beam spread from all models of running lights. To
date only Trucklite is manufacturing to the PC
Standard, although it may change depending on
what the DOTies say.
I will also mention that LEDs are diodes; as
their name implies. They are one-way valves for
electricity. That means you have to hook them up
with proper polarity or they won’t work. OK,
Dale, what’s polarity? Simply the Positive has to
go to the positive and the negative has to go to the
negative. You can’t switch them like ordinary light
bulbs. To date, only Petersen Piranha series have a
circuitry that allows hook up in either way.
OK, back to the Model 19. The red Trucklite
(model 19037R) pulls .061 amps on the bench test.
It has 4 LEDs and is PC Standard compatible. The
amber Petersen (model PM161) pulls .047 amps
on the bench test. Multiplied by the 16 fixtures on
the Cruiser, this comes out to .98 and .75 amps
total respectively. This will significantly reduce the
load on your battery and your system. It is not a
cure-all. Remember, many other things come on
with your running lights, a lamp in every dash
gauge, radio, a/c controls, license lamp, etc.
When mounting LEDs, do a sample install
with one fixture first. I highly recommend buying
the mounting kit. This way you get the snap-in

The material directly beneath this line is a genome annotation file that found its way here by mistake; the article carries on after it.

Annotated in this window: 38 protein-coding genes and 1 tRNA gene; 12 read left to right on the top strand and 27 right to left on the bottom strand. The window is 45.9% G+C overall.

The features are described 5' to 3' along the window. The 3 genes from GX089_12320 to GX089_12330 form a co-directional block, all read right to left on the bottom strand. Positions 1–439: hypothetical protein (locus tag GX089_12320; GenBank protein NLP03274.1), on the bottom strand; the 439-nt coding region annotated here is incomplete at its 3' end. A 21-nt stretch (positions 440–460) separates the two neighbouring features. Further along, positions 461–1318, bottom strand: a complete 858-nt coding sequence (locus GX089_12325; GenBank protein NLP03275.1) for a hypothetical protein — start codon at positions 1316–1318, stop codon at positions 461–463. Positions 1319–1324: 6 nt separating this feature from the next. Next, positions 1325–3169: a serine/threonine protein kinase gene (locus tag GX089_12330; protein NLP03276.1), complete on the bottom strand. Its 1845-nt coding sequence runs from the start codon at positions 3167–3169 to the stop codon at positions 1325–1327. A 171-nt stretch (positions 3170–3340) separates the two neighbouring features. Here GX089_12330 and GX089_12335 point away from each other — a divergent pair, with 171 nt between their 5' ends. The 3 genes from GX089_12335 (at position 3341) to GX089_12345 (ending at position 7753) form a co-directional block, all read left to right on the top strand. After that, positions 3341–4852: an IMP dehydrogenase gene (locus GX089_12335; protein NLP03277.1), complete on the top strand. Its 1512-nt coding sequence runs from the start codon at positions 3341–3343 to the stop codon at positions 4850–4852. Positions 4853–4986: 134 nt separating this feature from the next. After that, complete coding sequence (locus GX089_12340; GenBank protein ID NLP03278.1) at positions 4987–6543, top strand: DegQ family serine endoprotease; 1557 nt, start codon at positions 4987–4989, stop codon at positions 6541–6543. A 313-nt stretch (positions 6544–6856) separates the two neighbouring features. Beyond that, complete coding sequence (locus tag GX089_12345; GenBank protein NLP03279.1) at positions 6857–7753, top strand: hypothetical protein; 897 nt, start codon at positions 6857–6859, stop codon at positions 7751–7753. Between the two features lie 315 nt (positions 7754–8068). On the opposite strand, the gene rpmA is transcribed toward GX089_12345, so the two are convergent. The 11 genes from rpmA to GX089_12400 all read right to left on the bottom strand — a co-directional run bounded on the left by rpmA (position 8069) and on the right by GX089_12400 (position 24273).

mount and the pigtail connector. When purchasing
replacements for your Model 19s, it will just be a
snap (pun intended). Twist the wires together and
test it for polarity. If it doesn’t light, reverse the
wire. Check each lamp fixture before you move on
to the next. Use good butt crimps for solid connection
and stuff them back into the Cruiser’s body to
protect them from the elements. Every
manufacturer’s pig-tail connector pops into the
snap frame so they become one integral unit.
Pricing. I bought in bulk. I bought the
Petersen’s first as I was just learning about this
stuff. From my local auto parts store, I bought 10
amber fixtures for about $16.50 ea. When I installed
the Petersens’ I was disappointed at the
beam spread. Standing directly in front of the
vehicle was OK, but as soon as I moved slightly
off to one side, they appeared very dim. As I
learned more about the PC Standard, I bought the
red ones from Trucklite. My vendor was a favorite
truck supply house in San Jose, Universal Fleet
Supply. Surprisingly they cost less, about $15.00
per fixture. The trick here is to buy in bulk: the
units that come in simple plastic bags. Don’t buy
the carded units; the packaging is what costs more.
I have sent a copy of this to the people at UFS, so
if you want to call them and tell them you are with
the Aero Cruiser club, they will know what you are
talking about. I would also like to add that it is
wise to have a good truck supply house, besides
your auto parts store. Truck supply houses have
heavy-duty switches, truck seats, plugs and many,
many other items we can use.
My e-mail is below; feel free to ask any questions.
I will try and be at Chula Vista, but it depends
on my work schedule. I have also included
Return to the Tip List.
Universal Fleet Supply. Kurt or Dave 1733
Rogers Av, San Jose, CA 408/436-6060
http://www.truck-lite.com bulk pack # 10937R
http://www.grote.com next to Trucklite, one of the
http://grandgeneral.com their fixtures are kinda
cheesy but some very innovative LED stuff
http://ledtronics.com raw LEDs and some interesting